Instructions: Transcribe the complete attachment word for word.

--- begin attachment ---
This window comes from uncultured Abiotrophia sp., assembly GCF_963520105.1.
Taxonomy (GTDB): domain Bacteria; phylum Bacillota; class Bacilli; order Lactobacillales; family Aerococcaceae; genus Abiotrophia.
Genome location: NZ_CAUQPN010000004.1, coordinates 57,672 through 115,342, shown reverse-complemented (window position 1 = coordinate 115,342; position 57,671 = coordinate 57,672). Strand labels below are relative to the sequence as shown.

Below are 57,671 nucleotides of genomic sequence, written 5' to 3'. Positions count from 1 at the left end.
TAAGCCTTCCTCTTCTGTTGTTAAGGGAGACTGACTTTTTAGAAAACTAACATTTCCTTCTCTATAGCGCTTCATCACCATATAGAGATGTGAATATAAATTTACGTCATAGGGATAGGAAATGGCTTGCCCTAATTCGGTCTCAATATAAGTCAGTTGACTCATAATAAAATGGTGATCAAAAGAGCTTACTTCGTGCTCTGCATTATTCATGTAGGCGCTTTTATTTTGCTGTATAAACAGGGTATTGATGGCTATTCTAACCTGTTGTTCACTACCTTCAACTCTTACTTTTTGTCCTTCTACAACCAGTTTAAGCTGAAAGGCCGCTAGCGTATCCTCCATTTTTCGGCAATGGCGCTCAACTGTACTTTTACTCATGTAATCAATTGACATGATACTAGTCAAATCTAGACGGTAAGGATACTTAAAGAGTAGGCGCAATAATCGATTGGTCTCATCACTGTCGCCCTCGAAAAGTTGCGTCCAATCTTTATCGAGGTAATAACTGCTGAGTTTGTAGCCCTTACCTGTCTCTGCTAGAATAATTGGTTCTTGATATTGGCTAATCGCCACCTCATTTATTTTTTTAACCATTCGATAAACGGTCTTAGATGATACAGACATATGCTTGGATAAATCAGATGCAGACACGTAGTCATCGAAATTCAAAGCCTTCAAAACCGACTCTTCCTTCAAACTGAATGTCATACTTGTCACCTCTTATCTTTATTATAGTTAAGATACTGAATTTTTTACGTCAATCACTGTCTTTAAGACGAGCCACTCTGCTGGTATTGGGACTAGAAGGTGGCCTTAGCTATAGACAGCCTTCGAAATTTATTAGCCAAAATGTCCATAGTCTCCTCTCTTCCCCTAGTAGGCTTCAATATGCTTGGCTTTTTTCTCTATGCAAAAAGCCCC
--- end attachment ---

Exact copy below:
This window comes from uncultured Abiotrophia sp., assembly GCF_963520105.1.
Taxonomy (GTDB): domain Bacteria; phylum Bacillota; class Bacilli; order Lactobacillales; family Aerococcaceae; genus Abiotrophia.
Genome location: NZ_CAUQPN010000004.1, coordinates 57,672 through 115,342, shown reverse-complemented (window position 1 = coordinate 115,342; position 57,671 = coordinate 57,672). Strand labels below are relative to the sequence as shown.

Below are 57,671 nucleotides of genomic sequence, written 5' to 3'. Positions count from 1 at the left end.
TAAGCCTTCCTCTTCTGTTGTTAAGGGAGACTGACTTTTTAGAAAACTAACATTTCCTTCTCTATAGCGCTTCATCACCATATAGAGATGTGAATATAAATTTACGTCATAGGGATAGGAAATGGCTTGCCCTAATTCGGTCTCAATATAAGTCAGTTGACTCATAATAAAATGGTGATCAAAAGAGCTTACTTCGTGCTCTGCATTATTCATGTAGGCGCTTTTATTTTGCTGTATAAACAGGGTATTGATGGCTATTCTAACCTGTTGTTCACTACCTTCAACTCTTACTTTTTGTCCTTCTACAACCAGTTTAAGCTGAAAGGCCGCTAGCGTATCCTCCATTTTTCGGCAATGGCGCTCAACTGTACTTTTACTCATGTAATCAATTGACATGATACTAGTCAAATCTAGACGGTAAGGATACTTAAAGAGTAGGCGCAATAATCGATTGGTCTCATCACTGTCGCCCTCGAAAAGTTGCGTCCAATCTTTATCGAGGTAATAACTGCTGAGTTTGTAGCCCTTACCTGTCTCTGCTAGAATAATTGGTTCTTGATATTGGCTAATCGCCACCTCATTTATTTTTTTAACCATTCGATAAACGGTCTTAGATGATACAGACATATGCTTGGATAAATCAGATGCAGACACGTAGTCATCGAAATTCAAAGCCTTCAAAACCGACTCTTCCTTCAAACTGAATGTCATACTTGTCACCTCTTATCTTTATTATAGTTAAGATACTGAATTTTTTACGTCAATCACTGTCTTTAAGACGAGCCACTCTGCTGGTATTGGGACTAGAAGGTGGCCTTAGCTATAGACAGCCTTCGAAATTTATTAGCCAAAATGTCCATAGTCTCCTCTCTTCCCCTAGTAGGCTTCAATATGCTTGGCTTTTTTCTCTATGCAAAAAGCCCC